Immunisation changes: protecting boys from cancer

HPV immunisation

Year 8 boys will be lining up alongside the girls to be immunised against HPV this year, following changes to the National Immunisation Schedule announced by PHARMAC in July.

Changes to school immunisation programmes from 2017 will protect boys from some types of cancer. HPV immunisation is now free for everyone aged nine to 26, whether they’re male or female.

 

“Children in year 8 from 2017 can get their immunisations through schools, while older children and young adults will need to see their family doctor, and some other health clinics may also provide HPV immunisation,” says Ministry of Health Chief Advisor, Child and Youth Health Dr Pat Tuohy.

“This move is a really significant step in reducing HPV-related cancers, which can affect men as well as women. Cervical cancer is the most well-known cancer caused by HPV, but the virus can also cause cancer in the throat, mouth or genital areas. Men have higher rates of HPV-related throat and mouth cancer than women.”

HPV-related cancers take a long time to develop, and are usually diagnosed in middle age, but the viruses that cause them are transmitted mostly by teenagers and young adults.

“Around 80 per cent of people will be exposed to HPV at some point in their life. Protecting children before they are exposed to HPV will protect their health over the long term,” he says.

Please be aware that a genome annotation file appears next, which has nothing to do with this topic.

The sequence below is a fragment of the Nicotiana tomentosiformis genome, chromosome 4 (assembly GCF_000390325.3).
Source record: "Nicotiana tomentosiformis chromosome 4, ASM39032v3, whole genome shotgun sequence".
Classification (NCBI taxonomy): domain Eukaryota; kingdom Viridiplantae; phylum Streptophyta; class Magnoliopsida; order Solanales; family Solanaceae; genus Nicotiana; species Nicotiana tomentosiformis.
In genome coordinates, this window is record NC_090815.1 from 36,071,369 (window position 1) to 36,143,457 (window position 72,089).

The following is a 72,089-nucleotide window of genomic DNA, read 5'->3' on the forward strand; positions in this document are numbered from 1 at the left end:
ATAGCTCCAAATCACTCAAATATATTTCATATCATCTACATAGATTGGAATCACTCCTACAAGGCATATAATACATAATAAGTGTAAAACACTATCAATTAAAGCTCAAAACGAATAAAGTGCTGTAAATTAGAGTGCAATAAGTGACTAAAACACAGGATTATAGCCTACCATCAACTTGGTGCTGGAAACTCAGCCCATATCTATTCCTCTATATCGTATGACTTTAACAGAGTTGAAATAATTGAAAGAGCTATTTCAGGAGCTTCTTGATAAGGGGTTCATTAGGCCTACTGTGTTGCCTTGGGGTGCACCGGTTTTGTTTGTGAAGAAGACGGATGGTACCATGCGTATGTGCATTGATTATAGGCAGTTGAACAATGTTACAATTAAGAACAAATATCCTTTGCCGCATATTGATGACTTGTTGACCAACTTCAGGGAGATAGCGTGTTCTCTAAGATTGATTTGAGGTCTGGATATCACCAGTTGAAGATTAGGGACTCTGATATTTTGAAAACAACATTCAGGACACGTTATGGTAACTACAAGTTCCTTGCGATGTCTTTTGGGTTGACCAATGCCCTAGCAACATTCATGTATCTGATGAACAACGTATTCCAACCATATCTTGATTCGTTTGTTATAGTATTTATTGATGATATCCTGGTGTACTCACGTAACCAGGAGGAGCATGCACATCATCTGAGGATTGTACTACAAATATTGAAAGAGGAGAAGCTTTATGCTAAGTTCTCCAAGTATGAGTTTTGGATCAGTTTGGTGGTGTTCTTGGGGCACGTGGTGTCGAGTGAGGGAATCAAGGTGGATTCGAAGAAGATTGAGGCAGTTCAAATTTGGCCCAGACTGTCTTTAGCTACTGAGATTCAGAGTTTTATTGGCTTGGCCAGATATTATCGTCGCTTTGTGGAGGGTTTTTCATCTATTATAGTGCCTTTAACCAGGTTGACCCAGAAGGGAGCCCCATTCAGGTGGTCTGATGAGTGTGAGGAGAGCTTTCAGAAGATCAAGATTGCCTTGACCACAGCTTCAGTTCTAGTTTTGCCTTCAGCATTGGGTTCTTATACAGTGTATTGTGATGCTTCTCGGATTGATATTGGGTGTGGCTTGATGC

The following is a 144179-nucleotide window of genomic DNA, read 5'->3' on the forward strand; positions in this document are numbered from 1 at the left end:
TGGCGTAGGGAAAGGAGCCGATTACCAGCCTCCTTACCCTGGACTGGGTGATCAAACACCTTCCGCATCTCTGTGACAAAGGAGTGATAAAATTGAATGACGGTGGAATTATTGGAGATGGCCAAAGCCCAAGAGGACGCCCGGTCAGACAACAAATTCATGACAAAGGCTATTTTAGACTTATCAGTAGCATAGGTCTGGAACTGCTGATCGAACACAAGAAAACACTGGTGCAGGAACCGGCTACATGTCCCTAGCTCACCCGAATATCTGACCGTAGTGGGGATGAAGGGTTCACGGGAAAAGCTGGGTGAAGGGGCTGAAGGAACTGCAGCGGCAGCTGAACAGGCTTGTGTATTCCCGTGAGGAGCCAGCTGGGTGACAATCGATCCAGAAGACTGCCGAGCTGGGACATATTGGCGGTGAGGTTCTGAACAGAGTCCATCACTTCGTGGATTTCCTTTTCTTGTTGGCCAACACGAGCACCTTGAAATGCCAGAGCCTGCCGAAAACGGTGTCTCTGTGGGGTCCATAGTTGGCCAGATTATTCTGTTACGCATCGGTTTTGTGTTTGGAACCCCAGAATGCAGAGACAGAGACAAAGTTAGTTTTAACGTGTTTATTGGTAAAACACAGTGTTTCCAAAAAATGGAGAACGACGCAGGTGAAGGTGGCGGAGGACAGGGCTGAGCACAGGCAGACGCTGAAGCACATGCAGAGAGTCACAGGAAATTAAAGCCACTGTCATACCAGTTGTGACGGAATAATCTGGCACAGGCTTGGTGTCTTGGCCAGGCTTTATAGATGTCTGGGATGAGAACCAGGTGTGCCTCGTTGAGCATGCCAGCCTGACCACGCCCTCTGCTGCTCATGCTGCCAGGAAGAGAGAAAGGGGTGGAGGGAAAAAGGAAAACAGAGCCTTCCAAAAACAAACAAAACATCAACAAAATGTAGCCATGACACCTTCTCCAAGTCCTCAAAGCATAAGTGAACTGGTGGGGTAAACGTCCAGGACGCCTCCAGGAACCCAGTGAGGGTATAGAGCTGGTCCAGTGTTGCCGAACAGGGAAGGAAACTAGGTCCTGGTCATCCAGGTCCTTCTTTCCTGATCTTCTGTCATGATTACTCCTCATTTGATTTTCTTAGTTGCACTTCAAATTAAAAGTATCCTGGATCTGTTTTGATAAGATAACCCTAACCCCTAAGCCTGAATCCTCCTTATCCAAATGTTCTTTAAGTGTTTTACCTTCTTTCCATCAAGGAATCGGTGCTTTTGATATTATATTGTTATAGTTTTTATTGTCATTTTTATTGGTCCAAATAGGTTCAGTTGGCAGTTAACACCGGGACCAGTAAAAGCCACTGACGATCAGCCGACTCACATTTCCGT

“HPV vaccines have been in use around the world for 10 years now, and we’re already seeing their benefits. A recent study found a significant reduction in HPV infection among younger people in multiple countries where the vaccine is offered.”

Young people aged 14 and under will need only two doses, rather than three, to be fully protected.

“There are many advantages to this change for public health units needing to make fewer visits to schools, for schools having fewer days of learning disrupted, and most of all for students needing fewer injections – this is good news for everyone.”

For more information about the changes to HPV immunisation in 2017, see www.health.govt.nz/hpv

Sponsored content.

The Kiwi Families Team

This information was compiled by the Kiwi Families team.

Join 26,428 families and growing

As we build a strong community of like minds:

  • Get the best tips from the best experts
  • Recipes, parties, crafts and activities
  • Special offers, competitions and more...

Sit back and relax and let us deliver to your inbox.

You might also be interested in:

Risks & complications of immunisations

All vaccines are thoroughly tested to ensure they are safe and work before they are licensed and used in the…

Immunisation is their best protection – make sure your child gets their boosters

Babies and children can catch diseases at any time. Immunisation is your child’s best protection against many serious but preventable…

Immunisation during pregnancy protects babies

It’s well known that getting children immunised helps protect them from some serious diseases. What is less well known is…

Where to get immunised

This articles provides parents with a basic outline on where to get immunised and includes information on what to expect…

Welcome to Kiwi Families

We bring 26,428 families together to learn from each other.

Join a community raising great kids: